It is fair to say that Jesus tolerated the use of money as long as it did not lure its owner away from God. But he would have preferred if everyone could do without it completely. When he met one wealthy man who genuinely wanted to serve God, Jesus suggested that he “sell what you possess and give to the poor”. But this was a step too far for the man and we are told that “he went away sorrowful”. This encounter prompted Jesus to declare to his disciples that
it is easier for a camel to go through the eye of a needle than for a rich man to enter the kingdom of God.6
Yet Jesus would have welcomed that rich man into his company, even if he held on to his money. After all one of his disciples was another rich man, Joseph of Arimathea, who provided his own tomb to house Jesus’ body after the crucifixion.7 Jesus did not reject the rich, but maybe it was difficult for some to stay too long in his presence.
Jesus could rightly proclaim that Satan had no power over him. That was in part because he, Jesus, was not in love with money. He was well-educated and probably came from a reasonably affluent background, but I can find no evidence that Jesus himself was ever anxious or concerned about his own daily needs. Yet he knew enough about money to include financial details in his parables, details that he must have hoped would resonate with his audience. There are several examples, but perhaps the best-known is the Parable of the Pounds (or Mina).8
The story concerns a nobleman or lord who allocated a pound each (about 3 months’ wages for a labourer) to ten of his servants just before he departed to “a far country to receive kingly power”. He told the servants that he wanted them to trade the money while he was abroad. On his return he found that, while two servants had multiplied his investment several times over, one had kept it in a napkin and therefore could not even offer his master the interest the money would have gained in a bank account. The nobleman was furious and ordered that the pound be handed over to the servant who had achieved the best return. There is a sub-plot to this parable involving the nobleman’s tenants, whom he has killed because they expressed great dissatisfaction with his stewardship.
On the face of it, this story represents everything Jesus opposed. The nobleman was not only a servant of his nemesis, “the ruler of this world”, he was also advancing further up that ruler’s chain of command. Secondly the protagonist was encouraging his staff to play the market in order to increase their wealth. Finally he slaughtered his unfortunate vassals when they dared to oppose his tyranny.
Jesus’ parables were his favourite way of presenting a moral viewpoint in a form intelligible to his audience.9 The Parable of the Pounds is commonly understood to be a lesson from Jesus about the need for those seeking the kingdom of God not to be afraid to take risks.10 But assuming that the parable is not a spurious addition made later by some unknown editor, surely there is a much more likely interpretation?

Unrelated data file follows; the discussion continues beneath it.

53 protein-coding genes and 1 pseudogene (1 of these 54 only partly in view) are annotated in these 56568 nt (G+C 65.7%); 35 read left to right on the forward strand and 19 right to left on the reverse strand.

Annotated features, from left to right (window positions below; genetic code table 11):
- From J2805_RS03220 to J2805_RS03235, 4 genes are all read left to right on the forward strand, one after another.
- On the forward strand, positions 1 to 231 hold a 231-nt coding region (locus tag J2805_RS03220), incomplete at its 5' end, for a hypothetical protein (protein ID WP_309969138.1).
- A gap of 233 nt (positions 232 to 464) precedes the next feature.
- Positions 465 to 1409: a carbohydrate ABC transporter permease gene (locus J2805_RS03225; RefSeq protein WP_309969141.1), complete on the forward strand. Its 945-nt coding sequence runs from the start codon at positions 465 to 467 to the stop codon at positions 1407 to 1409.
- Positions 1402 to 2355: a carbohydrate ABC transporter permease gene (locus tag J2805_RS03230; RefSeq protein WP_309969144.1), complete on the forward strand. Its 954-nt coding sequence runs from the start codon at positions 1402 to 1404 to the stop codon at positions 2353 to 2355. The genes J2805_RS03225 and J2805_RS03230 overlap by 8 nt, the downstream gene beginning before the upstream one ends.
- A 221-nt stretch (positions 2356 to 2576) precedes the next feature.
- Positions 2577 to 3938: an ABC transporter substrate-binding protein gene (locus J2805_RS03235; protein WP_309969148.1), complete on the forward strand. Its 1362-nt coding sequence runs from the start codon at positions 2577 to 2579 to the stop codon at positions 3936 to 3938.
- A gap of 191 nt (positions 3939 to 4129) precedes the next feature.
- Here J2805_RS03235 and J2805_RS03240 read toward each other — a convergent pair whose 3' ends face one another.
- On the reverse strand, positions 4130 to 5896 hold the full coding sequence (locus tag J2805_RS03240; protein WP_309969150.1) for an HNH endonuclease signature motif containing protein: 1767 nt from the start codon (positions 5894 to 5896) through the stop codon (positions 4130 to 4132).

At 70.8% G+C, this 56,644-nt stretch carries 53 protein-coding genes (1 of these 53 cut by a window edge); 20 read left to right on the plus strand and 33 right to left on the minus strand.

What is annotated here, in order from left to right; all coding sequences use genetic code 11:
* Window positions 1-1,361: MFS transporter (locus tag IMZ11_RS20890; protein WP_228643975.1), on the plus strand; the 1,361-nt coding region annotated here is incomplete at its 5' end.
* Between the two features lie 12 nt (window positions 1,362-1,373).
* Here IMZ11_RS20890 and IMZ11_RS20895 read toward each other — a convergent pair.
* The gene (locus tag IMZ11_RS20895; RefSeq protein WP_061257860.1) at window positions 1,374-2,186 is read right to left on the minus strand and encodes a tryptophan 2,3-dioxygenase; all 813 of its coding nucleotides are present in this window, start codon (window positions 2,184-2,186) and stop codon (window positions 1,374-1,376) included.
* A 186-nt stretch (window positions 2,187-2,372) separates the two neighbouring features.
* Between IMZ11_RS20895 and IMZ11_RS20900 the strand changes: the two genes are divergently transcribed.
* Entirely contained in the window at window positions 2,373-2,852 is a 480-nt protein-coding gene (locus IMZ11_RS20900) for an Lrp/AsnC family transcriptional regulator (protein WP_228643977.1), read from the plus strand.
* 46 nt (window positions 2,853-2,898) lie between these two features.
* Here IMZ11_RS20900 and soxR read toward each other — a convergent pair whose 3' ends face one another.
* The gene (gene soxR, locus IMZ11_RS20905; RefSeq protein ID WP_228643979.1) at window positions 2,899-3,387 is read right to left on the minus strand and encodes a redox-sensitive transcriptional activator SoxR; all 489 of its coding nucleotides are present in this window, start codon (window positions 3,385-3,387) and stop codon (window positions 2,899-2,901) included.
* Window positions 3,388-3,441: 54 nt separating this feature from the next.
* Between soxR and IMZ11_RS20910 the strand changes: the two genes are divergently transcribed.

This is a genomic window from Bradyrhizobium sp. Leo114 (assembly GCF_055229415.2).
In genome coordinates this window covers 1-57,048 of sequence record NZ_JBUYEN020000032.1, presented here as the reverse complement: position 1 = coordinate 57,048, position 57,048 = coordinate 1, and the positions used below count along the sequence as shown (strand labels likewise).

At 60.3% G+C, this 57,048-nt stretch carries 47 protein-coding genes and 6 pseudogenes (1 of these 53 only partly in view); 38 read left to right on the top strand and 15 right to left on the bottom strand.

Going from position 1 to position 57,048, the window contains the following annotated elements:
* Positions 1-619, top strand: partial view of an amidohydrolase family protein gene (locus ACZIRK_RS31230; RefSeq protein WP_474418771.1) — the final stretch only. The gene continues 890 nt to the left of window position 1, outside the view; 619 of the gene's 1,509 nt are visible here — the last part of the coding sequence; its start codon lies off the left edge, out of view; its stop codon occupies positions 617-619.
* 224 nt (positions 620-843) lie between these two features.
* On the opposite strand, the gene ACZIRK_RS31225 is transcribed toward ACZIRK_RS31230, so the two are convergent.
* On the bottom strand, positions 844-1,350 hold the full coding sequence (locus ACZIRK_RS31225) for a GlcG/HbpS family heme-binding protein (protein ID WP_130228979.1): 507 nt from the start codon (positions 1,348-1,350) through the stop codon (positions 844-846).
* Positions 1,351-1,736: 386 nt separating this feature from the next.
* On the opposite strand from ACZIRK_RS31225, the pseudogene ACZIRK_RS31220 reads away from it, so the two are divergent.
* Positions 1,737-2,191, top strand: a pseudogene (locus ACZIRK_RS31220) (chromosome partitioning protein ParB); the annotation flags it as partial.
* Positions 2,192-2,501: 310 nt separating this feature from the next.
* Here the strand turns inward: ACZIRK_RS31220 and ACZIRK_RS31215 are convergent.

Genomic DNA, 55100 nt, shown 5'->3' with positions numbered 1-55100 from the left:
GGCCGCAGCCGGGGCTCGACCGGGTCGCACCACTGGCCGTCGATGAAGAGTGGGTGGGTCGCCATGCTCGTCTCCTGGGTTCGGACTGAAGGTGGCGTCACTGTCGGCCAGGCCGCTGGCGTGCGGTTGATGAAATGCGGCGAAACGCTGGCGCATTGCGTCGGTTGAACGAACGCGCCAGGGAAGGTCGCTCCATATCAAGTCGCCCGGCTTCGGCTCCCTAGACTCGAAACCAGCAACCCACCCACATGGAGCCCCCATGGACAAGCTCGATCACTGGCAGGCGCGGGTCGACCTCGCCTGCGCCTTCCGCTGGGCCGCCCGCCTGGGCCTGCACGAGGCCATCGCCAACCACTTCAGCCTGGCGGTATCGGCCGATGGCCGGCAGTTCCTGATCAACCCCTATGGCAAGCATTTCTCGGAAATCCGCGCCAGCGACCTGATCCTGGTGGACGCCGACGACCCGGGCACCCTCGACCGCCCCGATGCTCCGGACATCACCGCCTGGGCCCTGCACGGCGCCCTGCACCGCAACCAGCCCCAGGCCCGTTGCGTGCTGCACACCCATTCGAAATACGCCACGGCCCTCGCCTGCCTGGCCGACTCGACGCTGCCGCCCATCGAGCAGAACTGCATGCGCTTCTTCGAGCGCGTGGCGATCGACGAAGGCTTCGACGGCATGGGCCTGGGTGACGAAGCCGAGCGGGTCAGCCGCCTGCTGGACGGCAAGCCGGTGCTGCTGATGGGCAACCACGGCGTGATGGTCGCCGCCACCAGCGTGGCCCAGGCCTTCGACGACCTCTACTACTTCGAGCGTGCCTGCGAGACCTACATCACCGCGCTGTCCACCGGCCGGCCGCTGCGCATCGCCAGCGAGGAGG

Jesus was well aware of the human weaknesses and failings of his listeners. He wanted to free them from their enslavement to evil but, like a good physician, he could help only those who accepted his diagnosis. And that diagnosis was sometimes stark, presumably shocking to those who heard it.
You are of your father the devil, and your will is to do your father’s desires. He was a murderer from the beginning, and has nothing to do with the truth, because there is no truth in him. When he lies he speaks according to his own nature, for he is a liar and the father of lies.11
Could there be a more accurate representation of the nobleman in Jesus’ parable? What if, instead of giving his listeners a lesson in divine risk-taking, Jesus was actually warning them of the dangers of running down the devil’s money trail? If they continued they would find themselves at the mercy of a pitiless despot who would think nothing of chewing them up and spitting them out. It would not be God’s punishment that destroyed them, but the devil’s vengeance directed against those who displeased him.
Had he lived longer Jesus might have shown his followers how to wean themselves off their addiction to money. But he was killed at the age of 33 and so we are left with an incomplete picture. It is clear that Jesus believed we should give up our dependence on money and turn to God instead. But how?
Two thousand years after Jesus’ death we are much deeper in the money trap than those first-century Palestinians. All around us are signs that “the ruler of this world” is bent on tightening his hold over humanity, using money as one of his chief weapons, whether in the form of bribes to ensure compliance with his decrees, or financial penalties to banish dissent.
So how do we get off the treadmill before it’s too late?
Giza Vermes, The authentic gospel of Jesus (London 2004), pp. x-xiii.
1 Timothy, 6:9-10. (My emphasis)
Peter Calvocoressi, Who’s who in the Bible (2nd ed., London 1990), pp. 105-7.
Vermes, The authentic gospel, p. 139.